If this don’t spook ya, nothin will. The ordinary language of “nothing to be sad about” and “She is used to this sort of thing” are juxtaposed brilliantly against the witch language “hood of bone” and “blacks crackle and drag.” (One believes it is possible to read her whole life in that juxtaposition.) The workmanship is now submerged in the effect of the poem. Moon and hood and hood and bone, blacks, crackle and drag may all be as chosen and worked as the words in her earliest work, but now they seem inevitable. “The woman is perfected / Her dead / body wears the smile of accomplishment”, she says in the opening of the poem. But the crackling and the dragging carry connotations of otherness. Crackle is what a fire does as it slowly burns down; and drag is what a misshapen beast does as it roams. The lines are perfected, but it is doubtful that the woman is – at least the flesh and blood woman. Possibly the perfected woman is the moon, gazing on, neither sad nor, by this time, at all perturbed.

The moon withdrawing or staring on as a metaphor for her own physic activity is something she has used before. In “Fever 103”, written three months before “Edge”, she writes: “…I am a lantern – / My head a moon / Of Japanese paper.” (232) A couple weeks later, in “Thalidomide”,

O half moon –

half-brain, luminosity –

Negro, masked like a white,

Your dark

Amputations crawl and appall – (252)

The moon here is not so passive, not only looking on. It represents the cold activity of Plath’s psyche. Negro here may make us uncomfortable, but for Plath it is probably no more than the un-European activities she is discovering in her writing – her 19th century structures are falling away. Half moon slides into luminosity with the easiest assonance. It also recalls the earlier poem in which her head is a lantern and a moon. She is strangely lit up by the inspiration of her electric moonlight.

Following up the moon with black or dark is also common for Plath. The moon covers, or withdraws from, or stares on, or hovers over something black, or dark. In a poem titled “Lorelei” from a few years earlier we get “a full moon, river lapsing / black beneath …”(76) In “The Moon and the Yew Tree” we read, “This is the light of the mind, cold and planetary / The trees of the mind are black …”(172). The moon is an observer, a cold light of the mind. What it observes is always dark or black.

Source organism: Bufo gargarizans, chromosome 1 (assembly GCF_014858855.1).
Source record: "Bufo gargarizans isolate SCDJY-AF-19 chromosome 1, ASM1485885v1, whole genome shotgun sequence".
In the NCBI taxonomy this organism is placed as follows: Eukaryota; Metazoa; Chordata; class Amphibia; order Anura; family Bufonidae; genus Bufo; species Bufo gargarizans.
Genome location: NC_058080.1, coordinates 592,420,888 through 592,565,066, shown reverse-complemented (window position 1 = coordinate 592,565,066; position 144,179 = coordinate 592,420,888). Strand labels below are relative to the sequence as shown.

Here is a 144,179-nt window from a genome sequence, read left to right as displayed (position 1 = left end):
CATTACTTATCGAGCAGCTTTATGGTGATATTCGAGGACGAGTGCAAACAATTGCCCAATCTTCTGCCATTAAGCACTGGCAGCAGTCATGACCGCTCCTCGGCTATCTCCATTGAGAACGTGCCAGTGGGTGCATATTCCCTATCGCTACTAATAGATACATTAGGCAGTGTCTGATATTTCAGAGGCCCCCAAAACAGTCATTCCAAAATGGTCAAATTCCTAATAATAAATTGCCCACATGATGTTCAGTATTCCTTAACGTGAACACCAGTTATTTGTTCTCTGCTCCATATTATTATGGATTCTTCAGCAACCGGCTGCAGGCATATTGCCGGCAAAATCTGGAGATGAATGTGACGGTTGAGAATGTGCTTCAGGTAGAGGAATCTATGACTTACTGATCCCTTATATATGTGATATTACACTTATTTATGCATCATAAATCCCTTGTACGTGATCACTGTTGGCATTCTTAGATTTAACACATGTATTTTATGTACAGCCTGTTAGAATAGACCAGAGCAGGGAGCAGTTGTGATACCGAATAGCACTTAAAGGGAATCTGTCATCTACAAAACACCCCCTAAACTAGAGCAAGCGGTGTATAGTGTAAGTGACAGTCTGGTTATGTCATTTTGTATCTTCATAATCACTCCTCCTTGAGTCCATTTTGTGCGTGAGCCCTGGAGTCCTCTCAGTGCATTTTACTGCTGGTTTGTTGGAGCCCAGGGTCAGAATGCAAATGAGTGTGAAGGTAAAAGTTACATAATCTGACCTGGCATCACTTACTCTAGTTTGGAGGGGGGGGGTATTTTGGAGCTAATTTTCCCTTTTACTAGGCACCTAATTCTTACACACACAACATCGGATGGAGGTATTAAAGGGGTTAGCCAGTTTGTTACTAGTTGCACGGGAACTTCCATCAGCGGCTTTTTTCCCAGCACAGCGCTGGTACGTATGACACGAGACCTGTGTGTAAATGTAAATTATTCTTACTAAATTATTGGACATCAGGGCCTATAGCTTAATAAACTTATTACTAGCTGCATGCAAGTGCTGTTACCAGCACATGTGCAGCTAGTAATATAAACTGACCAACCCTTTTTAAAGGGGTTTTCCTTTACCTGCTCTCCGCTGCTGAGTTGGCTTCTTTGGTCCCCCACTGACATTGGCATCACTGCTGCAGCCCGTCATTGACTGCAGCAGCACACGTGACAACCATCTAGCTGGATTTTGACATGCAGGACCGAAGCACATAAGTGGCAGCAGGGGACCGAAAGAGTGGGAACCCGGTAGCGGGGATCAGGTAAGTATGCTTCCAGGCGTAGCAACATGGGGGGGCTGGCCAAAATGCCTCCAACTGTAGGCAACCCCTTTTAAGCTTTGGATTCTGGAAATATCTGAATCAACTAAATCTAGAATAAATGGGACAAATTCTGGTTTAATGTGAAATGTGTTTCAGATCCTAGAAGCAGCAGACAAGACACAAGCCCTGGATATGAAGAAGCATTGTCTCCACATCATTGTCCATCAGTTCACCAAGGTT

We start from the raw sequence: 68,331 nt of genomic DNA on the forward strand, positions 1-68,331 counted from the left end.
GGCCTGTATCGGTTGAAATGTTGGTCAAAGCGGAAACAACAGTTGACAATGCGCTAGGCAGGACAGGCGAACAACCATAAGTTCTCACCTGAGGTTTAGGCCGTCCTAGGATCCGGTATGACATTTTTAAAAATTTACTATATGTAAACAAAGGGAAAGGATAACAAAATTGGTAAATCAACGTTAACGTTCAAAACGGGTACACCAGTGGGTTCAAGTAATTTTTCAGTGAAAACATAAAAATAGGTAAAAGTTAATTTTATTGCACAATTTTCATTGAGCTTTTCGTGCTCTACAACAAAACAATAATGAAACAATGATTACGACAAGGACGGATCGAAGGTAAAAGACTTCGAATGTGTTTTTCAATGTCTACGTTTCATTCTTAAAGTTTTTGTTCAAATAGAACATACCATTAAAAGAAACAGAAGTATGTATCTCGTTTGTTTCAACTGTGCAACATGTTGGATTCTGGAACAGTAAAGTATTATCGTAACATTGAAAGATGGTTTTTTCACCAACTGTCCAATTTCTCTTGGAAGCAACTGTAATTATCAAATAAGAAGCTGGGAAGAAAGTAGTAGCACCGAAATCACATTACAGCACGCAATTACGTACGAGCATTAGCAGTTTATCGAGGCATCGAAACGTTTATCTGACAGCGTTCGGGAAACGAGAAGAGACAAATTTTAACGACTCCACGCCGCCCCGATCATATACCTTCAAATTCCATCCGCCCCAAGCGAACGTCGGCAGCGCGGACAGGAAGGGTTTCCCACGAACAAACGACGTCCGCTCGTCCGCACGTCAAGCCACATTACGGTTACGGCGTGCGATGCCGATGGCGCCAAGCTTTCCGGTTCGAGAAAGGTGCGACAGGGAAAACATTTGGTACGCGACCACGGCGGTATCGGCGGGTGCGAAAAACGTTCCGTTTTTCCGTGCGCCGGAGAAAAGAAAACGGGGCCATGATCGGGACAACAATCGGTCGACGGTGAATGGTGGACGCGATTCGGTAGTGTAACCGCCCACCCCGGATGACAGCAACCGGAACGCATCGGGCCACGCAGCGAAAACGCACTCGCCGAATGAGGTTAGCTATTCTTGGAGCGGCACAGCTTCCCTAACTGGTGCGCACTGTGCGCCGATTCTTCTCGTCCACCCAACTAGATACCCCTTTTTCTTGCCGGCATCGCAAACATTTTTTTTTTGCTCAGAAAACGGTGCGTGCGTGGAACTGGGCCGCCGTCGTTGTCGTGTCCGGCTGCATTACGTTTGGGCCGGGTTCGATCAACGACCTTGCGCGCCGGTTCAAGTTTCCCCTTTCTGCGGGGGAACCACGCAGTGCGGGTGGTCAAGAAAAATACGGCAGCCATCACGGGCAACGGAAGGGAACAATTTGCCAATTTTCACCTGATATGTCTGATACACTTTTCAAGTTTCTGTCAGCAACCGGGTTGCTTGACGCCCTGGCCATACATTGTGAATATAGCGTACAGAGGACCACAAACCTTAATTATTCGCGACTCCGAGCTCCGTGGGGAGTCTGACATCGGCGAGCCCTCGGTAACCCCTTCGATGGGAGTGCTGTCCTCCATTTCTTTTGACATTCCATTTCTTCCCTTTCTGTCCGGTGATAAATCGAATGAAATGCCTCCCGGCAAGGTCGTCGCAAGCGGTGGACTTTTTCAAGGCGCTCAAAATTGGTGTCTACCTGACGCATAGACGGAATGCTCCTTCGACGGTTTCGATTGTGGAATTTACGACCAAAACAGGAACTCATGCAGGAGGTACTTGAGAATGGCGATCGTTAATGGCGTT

“The Moon and the Yew Tree” is also a great marker along her journey between the early struggling poems and the final great ones. These are the first and last stanzas:

This is the light of the mind, cold and planetary.

The trees of the mind are black. The light is blue.

The grasses unload their griefs on my feet as if I were God,

Prickling my ankles and murmuring their humility.

Fumy, spirituous mists inhabit this place.

I have fallen a long way. Clouds are flowering

Blue and mystical over the face of the stars.

Inside the church, the saints will be all blue,

Floating on their delicate feet over the cold pews,

Their hands and faces stiff with holiness.

The moon sees nothing of this. She is bald and wild.

And the message of the yew tree is blackness – blackness and silence. (172-73)

This has come a long way from the early poems, but is still a year away from the perfection and intensity of the her last poems. “As if I were God” seems a little much. Either “fumy” or “spirituous”, probably “fumy”, needs to go. She is still European, here. It is still “artifice framed in disciplines of fire and ice.” The moon is not quite under a hood of bone – though it is “bald” and “wild.” The blue and the pews and the yew tree messaging silence are all very evocative. We know where this is all going, we can hear it coming. The moonlight is going to dissolve these structures. The blacks are going to crackle and drag; and then, we can’t help but say it, all the electricity will be left a lumpen mass on the kitchen floor. A few days before she, a true poet, wrote in “Words”:

Words dry and riderless,

The indefatigable hoof-taps.

While

From the bottom of the pool, fixed stars

Govern a life. (270)